Homeowner Insurance Claims and Their Effect On Premiums by Brian Cartwright
Many clients are reluctant to report claims on their homeowner’s insurance policies. Their single greatest fear is that it will increase their future premiums. Whether or not your rates increase depends on multiple factors, including who your insurer is, how long you have been with them, what type of claim you are filing, and how many claims in the past that you have filed. Generally speaking, homeowner’s insurance claims based on weather-related events (e.g., tornado, hail, wind, etc.) typically do not result in an increase in your premium. Be advised, however, some carriers will increase your deductible when the Policy is renewed.
Going from a 1% to a 2% deductible may not seem like a lot, but it could mean the difference between whether or not you are having to pay for most, if not all, of a new roof in the event of a new claim. If the homeowner’s claim, however, is based on a plumbing leak or a slip and fall, your carrier may wind up increasing your rates when the policy is renewed and/or reduce your coverages. For example, if a water heater leaked, and you filed a claim, the carrier might increase your rates upon renewal as well as reduced the amount of coverage for such claims (e.g., decreasing your policy limits for such claims from $150,000.00 to $50,000.00). Amazingly, the insurance company might do this even if the amount of your claim did not even reach your deductible and the carrier had to pay nothing. If you do have a claim, it is imperative that when your policy is renewed that you carefully read the Declarations Page and your Policy to see if your deductibles were raised, any coverage were decreased, and/or your premiums were increased. You would be surprised how many times many homeowners do not look, throw their renewal Policy into a drawer, and then find out after a large loss that their homeowner’s deductible has been increased, coverage limits for the claim reduced, and/or their premiums had increased significantly. At the end of the day, before you experience any loss, you probably should contact your agent and ask them what situations could result in your premiums being increased and by how much. You should also ask them what duties you have under the Policy as to reporting claims, the effect of not doing so, and what provisions in the Policy that set your duties and responsibilities in the event of a claim. I would recommend documenting who you spoke with, the date that you spoke with them, and what the person told you.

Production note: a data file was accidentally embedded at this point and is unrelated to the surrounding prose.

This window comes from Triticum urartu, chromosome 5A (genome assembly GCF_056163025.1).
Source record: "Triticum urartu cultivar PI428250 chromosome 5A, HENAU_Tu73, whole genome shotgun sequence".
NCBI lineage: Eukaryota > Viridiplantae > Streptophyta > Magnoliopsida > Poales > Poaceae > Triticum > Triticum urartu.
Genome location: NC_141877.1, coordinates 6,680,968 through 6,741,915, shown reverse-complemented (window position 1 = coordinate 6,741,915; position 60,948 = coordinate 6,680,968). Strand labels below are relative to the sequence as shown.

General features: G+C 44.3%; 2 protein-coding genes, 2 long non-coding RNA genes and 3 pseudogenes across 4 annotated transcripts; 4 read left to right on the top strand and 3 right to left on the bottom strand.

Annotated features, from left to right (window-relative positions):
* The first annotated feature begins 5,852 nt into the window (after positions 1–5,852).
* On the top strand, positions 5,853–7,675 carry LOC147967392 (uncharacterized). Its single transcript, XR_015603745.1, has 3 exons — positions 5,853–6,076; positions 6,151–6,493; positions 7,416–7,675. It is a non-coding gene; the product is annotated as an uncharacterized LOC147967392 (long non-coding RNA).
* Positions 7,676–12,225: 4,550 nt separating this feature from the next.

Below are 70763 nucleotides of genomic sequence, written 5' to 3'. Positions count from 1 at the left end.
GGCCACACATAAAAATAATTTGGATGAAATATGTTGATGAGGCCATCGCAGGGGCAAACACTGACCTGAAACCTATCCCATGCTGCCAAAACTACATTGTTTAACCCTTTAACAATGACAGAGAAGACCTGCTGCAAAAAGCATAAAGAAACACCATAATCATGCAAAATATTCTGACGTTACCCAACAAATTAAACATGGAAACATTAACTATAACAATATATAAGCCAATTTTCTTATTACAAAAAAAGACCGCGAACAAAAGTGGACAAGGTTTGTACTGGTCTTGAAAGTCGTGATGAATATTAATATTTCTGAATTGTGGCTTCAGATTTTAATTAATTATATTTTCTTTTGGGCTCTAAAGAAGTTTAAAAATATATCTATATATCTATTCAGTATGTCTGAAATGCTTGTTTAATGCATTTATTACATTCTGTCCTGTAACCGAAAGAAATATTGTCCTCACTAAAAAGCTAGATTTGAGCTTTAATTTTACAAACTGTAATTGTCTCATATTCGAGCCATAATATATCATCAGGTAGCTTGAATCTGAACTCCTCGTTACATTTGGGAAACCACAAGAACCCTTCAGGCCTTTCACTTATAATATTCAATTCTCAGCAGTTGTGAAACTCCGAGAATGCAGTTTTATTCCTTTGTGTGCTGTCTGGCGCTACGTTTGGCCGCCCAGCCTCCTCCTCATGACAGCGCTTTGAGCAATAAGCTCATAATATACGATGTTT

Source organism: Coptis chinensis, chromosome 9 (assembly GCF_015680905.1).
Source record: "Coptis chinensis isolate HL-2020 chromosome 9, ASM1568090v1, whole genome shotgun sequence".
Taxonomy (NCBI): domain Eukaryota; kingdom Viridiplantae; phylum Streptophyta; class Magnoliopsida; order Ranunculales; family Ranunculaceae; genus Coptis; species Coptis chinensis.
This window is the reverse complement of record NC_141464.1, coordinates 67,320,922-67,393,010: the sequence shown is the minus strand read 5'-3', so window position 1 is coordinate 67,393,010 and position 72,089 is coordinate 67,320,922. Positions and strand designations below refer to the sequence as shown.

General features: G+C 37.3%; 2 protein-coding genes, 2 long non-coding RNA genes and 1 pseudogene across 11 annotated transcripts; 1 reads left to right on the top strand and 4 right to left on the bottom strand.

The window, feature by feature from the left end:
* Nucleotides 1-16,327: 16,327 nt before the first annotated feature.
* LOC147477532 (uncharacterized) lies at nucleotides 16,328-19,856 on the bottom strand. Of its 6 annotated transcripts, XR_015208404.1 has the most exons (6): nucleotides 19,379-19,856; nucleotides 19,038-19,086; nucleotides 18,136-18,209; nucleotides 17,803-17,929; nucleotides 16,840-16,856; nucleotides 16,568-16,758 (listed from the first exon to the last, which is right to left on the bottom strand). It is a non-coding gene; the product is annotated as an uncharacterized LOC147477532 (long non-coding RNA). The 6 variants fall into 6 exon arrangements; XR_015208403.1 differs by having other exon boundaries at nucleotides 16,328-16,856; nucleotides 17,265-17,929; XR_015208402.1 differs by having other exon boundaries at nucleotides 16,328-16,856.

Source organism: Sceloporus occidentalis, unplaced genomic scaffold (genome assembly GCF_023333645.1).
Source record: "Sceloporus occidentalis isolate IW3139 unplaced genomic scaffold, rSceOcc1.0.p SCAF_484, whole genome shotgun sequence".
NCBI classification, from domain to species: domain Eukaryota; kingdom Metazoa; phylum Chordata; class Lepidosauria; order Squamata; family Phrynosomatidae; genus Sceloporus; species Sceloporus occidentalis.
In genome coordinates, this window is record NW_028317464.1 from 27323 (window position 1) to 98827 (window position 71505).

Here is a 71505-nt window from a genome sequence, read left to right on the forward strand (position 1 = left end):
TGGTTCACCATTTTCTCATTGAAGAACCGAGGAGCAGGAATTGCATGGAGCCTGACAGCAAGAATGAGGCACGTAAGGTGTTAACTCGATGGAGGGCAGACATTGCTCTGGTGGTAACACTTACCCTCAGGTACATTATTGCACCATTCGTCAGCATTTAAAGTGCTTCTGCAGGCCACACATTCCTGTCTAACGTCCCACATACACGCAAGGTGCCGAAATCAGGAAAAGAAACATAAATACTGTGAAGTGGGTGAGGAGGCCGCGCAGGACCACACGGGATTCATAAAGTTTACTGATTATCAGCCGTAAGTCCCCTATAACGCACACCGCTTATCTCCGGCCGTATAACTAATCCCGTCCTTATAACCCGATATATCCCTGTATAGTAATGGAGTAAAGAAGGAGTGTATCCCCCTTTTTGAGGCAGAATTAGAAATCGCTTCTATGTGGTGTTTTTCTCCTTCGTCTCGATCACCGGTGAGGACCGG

Brian T. Cartwright is Board Certified in Personal Injury Trial Law by the Texas Board of Legal Specialization.